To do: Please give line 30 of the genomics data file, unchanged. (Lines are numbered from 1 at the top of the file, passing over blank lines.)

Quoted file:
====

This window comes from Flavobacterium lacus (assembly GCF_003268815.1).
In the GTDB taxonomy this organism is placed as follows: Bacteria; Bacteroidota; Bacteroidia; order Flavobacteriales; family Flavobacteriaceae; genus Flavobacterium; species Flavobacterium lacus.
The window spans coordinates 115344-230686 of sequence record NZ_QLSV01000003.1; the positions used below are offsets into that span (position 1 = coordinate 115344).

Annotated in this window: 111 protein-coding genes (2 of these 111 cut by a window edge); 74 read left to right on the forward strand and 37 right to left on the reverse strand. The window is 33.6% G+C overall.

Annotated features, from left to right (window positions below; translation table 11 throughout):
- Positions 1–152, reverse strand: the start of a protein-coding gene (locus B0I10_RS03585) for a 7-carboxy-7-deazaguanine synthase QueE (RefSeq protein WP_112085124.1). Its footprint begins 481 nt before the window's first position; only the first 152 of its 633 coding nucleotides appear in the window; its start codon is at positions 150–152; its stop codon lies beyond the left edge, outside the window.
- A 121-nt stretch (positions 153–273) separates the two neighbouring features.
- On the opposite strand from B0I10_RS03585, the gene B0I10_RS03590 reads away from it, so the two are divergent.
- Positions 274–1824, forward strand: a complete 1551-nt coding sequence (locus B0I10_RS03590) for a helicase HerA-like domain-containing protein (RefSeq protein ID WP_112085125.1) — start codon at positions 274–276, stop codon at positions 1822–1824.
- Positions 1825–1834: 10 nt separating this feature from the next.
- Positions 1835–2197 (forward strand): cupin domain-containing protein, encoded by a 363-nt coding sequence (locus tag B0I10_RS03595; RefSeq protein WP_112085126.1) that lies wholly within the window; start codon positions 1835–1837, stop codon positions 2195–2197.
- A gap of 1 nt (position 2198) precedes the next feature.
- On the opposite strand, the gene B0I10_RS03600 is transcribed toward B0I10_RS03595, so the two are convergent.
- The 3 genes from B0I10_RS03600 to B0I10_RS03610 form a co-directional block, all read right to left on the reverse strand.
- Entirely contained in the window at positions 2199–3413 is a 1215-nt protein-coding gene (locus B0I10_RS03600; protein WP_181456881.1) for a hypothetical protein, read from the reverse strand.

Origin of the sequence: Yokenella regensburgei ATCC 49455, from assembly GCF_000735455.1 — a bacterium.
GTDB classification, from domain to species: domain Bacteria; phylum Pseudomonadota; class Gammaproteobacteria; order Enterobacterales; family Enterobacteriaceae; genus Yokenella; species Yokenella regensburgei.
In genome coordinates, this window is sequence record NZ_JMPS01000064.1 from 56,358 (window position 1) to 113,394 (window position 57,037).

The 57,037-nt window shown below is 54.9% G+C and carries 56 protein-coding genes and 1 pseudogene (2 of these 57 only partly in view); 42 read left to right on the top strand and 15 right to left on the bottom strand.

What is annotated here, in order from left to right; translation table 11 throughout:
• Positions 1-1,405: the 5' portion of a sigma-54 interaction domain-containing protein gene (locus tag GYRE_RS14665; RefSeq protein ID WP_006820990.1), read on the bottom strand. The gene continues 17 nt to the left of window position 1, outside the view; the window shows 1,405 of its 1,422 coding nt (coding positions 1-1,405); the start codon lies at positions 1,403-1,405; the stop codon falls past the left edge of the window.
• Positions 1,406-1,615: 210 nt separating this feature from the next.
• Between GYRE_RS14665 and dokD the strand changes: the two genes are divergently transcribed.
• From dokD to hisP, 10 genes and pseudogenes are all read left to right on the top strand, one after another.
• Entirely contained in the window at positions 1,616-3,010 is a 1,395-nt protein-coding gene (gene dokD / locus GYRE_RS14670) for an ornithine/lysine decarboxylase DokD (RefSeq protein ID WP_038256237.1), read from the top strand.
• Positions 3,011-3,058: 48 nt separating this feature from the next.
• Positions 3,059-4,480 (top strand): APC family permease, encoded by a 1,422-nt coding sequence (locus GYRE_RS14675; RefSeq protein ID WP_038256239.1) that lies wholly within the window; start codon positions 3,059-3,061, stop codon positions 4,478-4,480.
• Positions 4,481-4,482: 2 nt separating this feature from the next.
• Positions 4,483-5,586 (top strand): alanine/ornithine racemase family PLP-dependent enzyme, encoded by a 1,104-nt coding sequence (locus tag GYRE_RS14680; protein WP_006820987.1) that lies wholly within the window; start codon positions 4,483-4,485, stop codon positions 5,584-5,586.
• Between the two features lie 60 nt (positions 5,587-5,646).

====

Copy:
• Between the two features lie 60 nt (positions 5,587-5,646).